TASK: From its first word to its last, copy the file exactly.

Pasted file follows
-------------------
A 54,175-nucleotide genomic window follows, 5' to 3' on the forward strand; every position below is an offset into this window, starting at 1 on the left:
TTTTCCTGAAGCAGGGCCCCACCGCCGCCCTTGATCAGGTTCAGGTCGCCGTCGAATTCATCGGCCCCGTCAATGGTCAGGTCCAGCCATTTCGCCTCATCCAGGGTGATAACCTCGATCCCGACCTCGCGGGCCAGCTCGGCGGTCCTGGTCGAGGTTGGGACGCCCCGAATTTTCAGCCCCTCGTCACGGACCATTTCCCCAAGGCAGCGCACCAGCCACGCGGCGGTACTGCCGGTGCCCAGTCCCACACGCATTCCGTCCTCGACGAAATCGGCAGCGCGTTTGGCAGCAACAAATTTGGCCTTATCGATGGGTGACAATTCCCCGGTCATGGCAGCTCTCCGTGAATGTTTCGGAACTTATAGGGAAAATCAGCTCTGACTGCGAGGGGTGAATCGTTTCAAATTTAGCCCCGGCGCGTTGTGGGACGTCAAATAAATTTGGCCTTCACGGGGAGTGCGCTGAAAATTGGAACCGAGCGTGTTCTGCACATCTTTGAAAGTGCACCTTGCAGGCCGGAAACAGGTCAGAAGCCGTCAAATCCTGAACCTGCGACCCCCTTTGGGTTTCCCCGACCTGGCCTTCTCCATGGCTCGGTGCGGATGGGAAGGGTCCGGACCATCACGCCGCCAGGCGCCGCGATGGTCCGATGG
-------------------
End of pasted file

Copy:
A 54,175-nucleotide genomic window follows, 5' to 3' on the forward strand; every position below is an offset into this window, starting at 1 on the left:
TTTTCCTGAAGCAGGGCCCCACCGCCGCCCTTGATCAGGTTCAGGTCGCCGTCGAATTCATCGGCCCCGTCAATGGTCAGGTCCAGCCATTTCGCCTCATCCAGGGTGATAACCTCGATCCCGACCTCGCGGGCCAGCTCGGCGGTCCTGGTCGAGGTTGGGACGCCCCGAATTTTCAGCCCCTCGTCACGGACCATTTCCCCAAGGCAGCGCACCAGCCACGCGGCGGTACTGCCGGTGCCCAGTCCCACACGCATTCCGTCCTCGACGAAATCGGCAGCGCGTTTGGCAGCAACAAATTTGGCCTTATCGATGGGTGACAATTCCCCGGTCATGGCAGCTCTCCGTGAATGTTTCGGAACTTATAGGGAAAATCAGCTCTGACTGCGAGGGGTGAATCGTTTCAAATTTAGCCCCGGCGCGTTGTGGGACGTCAAATAAATTTGGCCTTCACGGGGAGTGCGCTGAAAATTGGAACCGAGCGTGTTCTGCACATCTTTGAAAGTGCACCTTGCAGGCCGGAAACAGGTCAGAAGCCGTCAAATCCTGAACCTGCGACCCCCTTTGGGTTTCCCCGACCTGGCCTTCTCCATGGCTCGGTGCGGATGGGAAGGGTCCGGACCATCACGCCGCCAGGCGCCGCGATGGTCCGATGG